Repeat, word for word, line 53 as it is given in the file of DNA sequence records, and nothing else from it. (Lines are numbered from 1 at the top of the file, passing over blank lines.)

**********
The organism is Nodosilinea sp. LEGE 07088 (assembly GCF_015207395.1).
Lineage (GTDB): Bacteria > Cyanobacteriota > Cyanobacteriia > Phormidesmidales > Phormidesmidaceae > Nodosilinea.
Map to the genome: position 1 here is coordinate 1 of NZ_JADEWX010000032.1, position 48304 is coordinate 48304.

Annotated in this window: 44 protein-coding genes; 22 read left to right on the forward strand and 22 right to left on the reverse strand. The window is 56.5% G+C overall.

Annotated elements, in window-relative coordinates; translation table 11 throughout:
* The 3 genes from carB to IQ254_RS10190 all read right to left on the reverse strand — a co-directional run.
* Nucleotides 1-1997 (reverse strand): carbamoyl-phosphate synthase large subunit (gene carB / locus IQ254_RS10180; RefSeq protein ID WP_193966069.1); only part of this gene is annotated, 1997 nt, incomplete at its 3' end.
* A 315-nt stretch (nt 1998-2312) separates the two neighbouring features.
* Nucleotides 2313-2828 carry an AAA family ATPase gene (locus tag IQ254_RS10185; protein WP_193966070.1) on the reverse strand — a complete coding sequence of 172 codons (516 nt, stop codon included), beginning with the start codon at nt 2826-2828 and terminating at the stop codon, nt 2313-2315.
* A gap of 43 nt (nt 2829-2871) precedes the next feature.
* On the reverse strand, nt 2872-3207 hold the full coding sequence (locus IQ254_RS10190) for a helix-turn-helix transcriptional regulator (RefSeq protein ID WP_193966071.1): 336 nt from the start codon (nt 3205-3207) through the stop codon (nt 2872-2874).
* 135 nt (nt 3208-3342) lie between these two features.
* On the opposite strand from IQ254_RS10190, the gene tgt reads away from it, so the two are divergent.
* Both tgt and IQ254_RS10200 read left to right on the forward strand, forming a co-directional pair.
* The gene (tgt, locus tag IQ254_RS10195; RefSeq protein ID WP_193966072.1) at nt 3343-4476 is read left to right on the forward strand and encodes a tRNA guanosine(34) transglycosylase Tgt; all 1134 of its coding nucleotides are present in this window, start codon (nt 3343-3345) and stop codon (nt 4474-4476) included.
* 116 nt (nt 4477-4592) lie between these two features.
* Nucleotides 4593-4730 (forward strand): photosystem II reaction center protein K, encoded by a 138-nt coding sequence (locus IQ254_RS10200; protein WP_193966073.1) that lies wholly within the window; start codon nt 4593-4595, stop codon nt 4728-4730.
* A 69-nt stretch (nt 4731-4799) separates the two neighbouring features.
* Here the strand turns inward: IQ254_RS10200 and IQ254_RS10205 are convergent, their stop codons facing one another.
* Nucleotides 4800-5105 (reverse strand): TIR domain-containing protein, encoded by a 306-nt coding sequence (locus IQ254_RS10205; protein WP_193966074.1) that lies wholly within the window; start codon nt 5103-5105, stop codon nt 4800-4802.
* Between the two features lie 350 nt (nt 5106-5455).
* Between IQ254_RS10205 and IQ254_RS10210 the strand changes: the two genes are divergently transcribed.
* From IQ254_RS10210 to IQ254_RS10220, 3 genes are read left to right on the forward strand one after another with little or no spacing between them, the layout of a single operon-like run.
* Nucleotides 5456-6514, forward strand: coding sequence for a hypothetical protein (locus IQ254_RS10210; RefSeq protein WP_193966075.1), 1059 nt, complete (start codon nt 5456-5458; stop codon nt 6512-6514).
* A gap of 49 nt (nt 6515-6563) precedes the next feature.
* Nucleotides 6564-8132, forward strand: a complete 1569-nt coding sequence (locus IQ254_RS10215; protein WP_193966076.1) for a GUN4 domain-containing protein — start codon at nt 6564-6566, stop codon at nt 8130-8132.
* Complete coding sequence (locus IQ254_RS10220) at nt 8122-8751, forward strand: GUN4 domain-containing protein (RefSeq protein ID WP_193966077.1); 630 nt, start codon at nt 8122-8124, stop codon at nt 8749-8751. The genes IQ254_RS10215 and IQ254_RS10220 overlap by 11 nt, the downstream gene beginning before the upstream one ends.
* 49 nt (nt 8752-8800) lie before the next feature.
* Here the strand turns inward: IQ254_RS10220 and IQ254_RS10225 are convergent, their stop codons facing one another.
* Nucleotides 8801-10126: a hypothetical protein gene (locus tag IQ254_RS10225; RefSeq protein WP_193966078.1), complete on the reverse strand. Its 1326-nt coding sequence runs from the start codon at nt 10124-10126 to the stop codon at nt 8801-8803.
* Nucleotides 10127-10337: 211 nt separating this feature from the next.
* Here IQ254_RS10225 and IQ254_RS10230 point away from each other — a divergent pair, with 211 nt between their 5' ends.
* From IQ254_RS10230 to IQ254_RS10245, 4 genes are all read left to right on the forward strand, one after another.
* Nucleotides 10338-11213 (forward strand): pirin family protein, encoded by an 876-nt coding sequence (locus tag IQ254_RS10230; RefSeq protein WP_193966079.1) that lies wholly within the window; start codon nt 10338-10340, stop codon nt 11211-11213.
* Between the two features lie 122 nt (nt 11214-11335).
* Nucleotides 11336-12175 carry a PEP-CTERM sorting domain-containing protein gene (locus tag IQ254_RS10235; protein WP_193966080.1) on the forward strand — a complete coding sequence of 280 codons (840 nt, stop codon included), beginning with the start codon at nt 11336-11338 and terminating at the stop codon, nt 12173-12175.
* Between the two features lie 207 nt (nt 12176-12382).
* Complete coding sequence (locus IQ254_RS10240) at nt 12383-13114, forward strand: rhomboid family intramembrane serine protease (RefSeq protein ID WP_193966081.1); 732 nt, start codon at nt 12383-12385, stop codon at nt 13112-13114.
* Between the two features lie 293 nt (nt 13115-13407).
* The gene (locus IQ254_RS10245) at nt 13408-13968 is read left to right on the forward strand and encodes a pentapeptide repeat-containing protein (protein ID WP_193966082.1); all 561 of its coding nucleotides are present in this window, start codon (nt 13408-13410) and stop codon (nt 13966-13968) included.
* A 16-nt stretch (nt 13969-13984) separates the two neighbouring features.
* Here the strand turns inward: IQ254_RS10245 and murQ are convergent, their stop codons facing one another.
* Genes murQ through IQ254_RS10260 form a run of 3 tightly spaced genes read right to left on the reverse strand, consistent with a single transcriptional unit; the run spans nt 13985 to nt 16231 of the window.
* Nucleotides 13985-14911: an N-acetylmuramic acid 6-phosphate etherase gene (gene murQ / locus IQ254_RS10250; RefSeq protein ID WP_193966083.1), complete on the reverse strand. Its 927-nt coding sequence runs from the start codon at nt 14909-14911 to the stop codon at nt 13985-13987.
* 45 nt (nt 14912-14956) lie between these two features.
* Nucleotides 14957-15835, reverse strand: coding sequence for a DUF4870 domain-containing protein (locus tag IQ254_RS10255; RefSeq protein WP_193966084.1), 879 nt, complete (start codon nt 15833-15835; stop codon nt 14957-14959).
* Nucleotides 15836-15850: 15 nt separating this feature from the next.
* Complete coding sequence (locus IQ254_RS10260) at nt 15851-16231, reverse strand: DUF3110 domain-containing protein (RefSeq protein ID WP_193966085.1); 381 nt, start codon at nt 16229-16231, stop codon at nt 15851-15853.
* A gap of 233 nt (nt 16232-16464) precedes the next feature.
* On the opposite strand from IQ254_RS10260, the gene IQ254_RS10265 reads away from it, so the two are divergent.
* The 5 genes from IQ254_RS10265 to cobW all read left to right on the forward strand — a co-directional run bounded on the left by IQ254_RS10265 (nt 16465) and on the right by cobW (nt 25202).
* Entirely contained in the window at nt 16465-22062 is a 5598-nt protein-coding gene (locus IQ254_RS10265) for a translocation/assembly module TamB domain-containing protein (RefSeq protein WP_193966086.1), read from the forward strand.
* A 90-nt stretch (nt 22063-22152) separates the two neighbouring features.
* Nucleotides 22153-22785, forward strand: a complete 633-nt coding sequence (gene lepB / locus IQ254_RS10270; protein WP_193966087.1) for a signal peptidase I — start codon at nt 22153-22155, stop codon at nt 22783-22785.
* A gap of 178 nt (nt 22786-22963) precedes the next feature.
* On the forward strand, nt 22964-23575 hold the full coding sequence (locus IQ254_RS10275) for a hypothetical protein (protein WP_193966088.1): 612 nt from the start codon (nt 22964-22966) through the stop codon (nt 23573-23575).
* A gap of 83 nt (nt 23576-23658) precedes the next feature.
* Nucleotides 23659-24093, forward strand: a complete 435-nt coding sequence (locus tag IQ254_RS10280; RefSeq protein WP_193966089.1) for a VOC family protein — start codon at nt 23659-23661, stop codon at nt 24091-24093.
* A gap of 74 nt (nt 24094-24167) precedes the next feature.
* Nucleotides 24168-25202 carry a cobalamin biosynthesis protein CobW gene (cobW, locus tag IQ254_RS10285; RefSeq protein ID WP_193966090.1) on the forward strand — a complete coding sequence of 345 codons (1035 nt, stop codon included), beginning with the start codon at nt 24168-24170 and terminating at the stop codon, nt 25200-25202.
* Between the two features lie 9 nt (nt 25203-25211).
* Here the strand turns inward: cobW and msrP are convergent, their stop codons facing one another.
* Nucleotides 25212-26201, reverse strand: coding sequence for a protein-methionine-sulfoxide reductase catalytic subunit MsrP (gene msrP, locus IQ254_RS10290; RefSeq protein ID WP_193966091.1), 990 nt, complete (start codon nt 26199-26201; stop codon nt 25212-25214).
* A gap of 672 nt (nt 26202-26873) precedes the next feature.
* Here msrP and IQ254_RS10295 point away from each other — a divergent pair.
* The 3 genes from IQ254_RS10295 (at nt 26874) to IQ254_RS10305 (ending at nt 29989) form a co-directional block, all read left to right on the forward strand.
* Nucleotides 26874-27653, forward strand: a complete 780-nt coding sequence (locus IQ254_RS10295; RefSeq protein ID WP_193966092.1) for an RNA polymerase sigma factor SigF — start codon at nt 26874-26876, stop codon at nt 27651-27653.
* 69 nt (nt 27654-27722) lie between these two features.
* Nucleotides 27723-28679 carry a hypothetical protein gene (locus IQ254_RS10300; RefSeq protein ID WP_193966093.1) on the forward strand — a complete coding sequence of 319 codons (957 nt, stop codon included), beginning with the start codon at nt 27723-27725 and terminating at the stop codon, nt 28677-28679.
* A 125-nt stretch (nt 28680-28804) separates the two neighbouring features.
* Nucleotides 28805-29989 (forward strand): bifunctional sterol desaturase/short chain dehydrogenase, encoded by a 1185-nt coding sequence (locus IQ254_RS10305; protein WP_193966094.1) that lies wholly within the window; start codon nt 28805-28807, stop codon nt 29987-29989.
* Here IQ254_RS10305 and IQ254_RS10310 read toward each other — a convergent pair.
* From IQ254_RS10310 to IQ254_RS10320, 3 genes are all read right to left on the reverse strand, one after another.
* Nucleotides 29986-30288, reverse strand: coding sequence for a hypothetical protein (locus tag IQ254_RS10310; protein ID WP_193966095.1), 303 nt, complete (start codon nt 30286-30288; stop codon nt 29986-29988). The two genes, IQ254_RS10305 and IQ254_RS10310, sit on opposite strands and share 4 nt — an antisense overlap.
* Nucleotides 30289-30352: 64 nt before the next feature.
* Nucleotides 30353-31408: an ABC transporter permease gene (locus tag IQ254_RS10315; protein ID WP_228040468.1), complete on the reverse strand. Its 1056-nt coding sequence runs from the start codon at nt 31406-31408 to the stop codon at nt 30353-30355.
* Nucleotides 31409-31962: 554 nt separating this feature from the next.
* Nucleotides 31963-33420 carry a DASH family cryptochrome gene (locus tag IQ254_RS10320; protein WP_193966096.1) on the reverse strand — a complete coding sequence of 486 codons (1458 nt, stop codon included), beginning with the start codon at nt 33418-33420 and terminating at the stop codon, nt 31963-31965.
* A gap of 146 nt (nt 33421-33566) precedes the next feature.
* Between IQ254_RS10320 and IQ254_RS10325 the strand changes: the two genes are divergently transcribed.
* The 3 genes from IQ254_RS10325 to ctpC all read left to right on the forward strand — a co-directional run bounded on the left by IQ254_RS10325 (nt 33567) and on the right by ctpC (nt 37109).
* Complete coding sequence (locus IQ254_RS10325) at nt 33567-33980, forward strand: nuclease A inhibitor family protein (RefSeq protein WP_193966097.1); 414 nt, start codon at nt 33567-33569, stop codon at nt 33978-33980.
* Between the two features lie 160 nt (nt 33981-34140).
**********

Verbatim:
* A 90-nt stretch (nt 22063-22152) separates the two neighbouring features.